Miller Center

Miller Center National Fellowship

Beginning in the 2017-2018 academic year, the National Fellowship Program, a longstanding initiative of the Miller Center, will fall under the leadership of the Jefferson Scholars Foundation at U.Va.. The Jefferson Scholars Foundation, created in 1980, currently offers the premier graduate fellowship and undergraduate scholarship at the University. To learn more about the National Fellows Program, including how to apply, click here.

Meet The Fellows

Nicole Kazee - Political Science, Yale University

Project: Wal-Mart Welfare?: The Role of Low-Wage Employers in American Antipoverty Policy

Kazee photo

Nicole Kazee is Director of Health Policy and Programs for the Office of the Vice President for Health Affairs at the University of Illinois at Chicago.

Kazee monitors federal, state, and local health policy changes that impact the university’s clinical operations; analyzes and communicates to internal and external audiences their potential impacts; and provides strategic guidance for university leadership on how policy affects operations, revenue streams, and other aspects of health system practice. She also provides programmatic leadership for initiatives related to Medicare, Medicaid, and the Affordable Care Act, including building care coordination models, developing a community health assessment, and applying for federal and state grants and contracts.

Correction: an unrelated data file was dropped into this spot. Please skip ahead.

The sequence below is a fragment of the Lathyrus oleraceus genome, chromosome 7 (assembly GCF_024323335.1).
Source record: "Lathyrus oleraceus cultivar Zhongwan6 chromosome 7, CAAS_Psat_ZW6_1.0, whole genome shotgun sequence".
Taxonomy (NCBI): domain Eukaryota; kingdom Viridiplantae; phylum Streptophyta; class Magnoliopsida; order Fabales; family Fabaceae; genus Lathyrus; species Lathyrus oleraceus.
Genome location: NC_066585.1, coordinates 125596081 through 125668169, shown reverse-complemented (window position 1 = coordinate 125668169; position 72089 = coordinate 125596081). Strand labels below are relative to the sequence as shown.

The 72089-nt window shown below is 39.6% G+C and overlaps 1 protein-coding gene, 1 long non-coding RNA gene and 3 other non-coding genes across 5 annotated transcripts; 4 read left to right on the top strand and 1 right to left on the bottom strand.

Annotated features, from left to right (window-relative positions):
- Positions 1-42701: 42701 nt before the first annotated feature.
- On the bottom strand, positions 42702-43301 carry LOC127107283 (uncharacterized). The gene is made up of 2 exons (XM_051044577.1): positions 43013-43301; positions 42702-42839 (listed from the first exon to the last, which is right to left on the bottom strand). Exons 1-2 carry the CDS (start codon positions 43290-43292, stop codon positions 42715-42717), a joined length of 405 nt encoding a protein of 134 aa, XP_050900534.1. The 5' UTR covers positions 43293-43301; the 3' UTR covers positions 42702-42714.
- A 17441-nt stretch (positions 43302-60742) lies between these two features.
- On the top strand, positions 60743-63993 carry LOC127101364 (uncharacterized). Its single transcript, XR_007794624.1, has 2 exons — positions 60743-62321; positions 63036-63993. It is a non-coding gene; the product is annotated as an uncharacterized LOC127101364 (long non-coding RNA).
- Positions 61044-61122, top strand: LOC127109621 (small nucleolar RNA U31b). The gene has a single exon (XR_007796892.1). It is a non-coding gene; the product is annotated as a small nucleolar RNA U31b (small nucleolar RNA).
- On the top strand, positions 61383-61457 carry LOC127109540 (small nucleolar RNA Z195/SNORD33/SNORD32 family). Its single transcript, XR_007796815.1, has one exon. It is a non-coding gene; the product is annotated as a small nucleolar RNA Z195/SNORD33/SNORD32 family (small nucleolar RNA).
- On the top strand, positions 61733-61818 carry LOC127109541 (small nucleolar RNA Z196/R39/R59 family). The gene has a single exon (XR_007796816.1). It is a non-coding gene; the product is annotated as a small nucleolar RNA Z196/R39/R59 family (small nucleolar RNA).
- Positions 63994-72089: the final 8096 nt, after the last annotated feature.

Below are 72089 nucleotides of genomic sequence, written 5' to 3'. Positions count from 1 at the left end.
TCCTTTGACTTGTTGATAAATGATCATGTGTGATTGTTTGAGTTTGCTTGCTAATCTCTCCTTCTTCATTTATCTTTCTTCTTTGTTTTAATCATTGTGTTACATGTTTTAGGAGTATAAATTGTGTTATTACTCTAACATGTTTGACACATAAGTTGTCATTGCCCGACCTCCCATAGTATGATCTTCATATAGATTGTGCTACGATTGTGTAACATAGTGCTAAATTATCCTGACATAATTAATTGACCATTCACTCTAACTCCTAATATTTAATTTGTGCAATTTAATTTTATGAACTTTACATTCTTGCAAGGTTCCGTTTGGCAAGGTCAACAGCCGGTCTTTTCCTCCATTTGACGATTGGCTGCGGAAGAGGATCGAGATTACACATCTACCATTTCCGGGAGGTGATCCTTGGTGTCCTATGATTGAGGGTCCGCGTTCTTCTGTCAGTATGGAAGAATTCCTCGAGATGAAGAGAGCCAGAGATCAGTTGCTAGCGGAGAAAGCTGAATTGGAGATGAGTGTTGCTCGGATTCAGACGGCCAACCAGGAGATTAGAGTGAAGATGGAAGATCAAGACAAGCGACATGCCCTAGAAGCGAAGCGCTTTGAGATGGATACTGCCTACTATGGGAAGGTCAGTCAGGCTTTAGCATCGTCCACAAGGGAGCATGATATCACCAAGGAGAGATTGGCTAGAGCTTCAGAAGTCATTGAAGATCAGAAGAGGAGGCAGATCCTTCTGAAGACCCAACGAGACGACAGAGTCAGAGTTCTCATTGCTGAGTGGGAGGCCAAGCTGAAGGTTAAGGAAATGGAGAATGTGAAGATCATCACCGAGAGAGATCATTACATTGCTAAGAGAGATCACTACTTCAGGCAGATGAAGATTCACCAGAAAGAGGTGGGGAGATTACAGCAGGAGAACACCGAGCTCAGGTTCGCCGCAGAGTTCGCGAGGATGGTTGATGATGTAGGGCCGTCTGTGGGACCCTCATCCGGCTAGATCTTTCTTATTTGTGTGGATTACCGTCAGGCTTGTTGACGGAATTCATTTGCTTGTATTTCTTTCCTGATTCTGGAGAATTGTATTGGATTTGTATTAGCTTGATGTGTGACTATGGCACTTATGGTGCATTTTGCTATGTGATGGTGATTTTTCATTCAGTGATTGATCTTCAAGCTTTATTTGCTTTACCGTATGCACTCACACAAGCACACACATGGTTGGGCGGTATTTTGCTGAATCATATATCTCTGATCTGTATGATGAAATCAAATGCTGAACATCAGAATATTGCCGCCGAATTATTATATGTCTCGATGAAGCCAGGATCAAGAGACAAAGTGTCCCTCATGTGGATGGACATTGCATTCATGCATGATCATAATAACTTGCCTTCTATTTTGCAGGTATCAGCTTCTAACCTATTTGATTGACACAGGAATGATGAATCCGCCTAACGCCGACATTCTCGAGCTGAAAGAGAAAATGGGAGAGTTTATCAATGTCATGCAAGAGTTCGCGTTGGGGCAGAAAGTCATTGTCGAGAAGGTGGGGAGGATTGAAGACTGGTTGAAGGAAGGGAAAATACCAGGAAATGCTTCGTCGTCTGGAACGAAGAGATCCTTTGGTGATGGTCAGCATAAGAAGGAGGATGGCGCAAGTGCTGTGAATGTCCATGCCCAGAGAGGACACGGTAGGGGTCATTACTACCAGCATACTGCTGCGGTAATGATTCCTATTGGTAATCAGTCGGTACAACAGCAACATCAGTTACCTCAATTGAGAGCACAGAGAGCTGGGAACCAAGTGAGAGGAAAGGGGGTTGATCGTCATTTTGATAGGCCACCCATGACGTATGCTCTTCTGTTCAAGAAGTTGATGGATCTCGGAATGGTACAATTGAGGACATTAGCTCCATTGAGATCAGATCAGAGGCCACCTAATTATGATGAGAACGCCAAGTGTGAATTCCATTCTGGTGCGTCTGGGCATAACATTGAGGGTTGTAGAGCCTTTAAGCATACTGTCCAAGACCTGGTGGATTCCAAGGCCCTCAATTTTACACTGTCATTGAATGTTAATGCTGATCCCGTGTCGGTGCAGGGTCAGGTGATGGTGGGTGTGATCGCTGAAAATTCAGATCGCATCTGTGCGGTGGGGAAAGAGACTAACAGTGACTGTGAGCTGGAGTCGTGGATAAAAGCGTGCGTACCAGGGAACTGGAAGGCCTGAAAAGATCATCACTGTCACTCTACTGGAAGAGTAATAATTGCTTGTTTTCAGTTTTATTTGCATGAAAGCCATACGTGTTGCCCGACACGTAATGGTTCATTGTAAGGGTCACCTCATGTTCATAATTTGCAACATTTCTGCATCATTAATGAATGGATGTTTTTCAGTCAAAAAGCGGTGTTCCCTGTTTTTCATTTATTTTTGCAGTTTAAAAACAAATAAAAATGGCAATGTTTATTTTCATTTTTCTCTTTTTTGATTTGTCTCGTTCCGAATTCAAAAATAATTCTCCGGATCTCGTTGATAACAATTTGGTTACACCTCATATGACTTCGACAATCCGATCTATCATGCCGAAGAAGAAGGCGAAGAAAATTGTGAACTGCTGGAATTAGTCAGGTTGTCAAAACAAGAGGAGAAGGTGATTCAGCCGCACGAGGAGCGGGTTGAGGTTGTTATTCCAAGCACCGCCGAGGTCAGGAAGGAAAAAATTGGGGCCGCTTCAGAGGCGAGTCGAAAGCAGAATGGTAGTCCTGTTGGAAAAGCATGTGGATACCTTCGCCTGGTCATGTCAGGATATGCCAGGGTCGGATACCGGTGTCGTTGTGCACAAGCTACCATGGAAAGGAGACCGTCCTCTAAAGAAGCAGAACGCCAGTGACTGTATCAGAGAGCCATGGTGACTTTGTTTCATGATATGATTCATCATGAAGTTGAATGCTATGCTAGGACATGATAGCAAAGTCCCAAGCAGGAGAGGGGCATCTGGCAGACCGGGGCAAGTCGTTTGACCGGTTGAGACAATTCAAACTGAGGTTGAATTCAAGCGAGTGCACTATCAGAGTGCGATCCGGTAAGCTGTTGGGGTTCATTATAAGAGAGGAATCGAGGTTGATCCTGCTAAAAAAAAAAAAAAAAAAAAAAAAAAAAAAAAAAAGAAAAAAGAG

Kazee's dissertation explored how antipoverty programs have increasingly helped low-income workers and their families. This change expanded the relevant interest group community to include employers and their organizations, which have a new stake in the type and generosity of government policies that are used to support the poor. Second, policymaking authority has devolved to the states, which increasingly make decisions about which policies to enact and who will be eligible for them – and vary widely in these choices. This project asked why some states offer greater work support than others, and why particular policies are chosen over the alternatives. Most importantly, the project emphasized the role of employers in policy choices, determining the conditions under which the business community will shape antipoverty policies and the nature of its influence.

To answer these questions, her dissertation created an original scale of Work Support in all 50 states, looking primarily at three very different policy areas: Medicaid and the State Children's Health Insurance Program, state minimum wages, and state earned income tax credits. A quantitative analysis considered a wide range of variables that could potentially explain these state policy outcomes, and identified broad patterns across states. Finally, three states are studied in depth through media analyses, the examination of government documents, and, most importantly, numerous personal interviews. These case studies captured the more subtle, contextual elements of policymaking that ultimately shape state outcomes.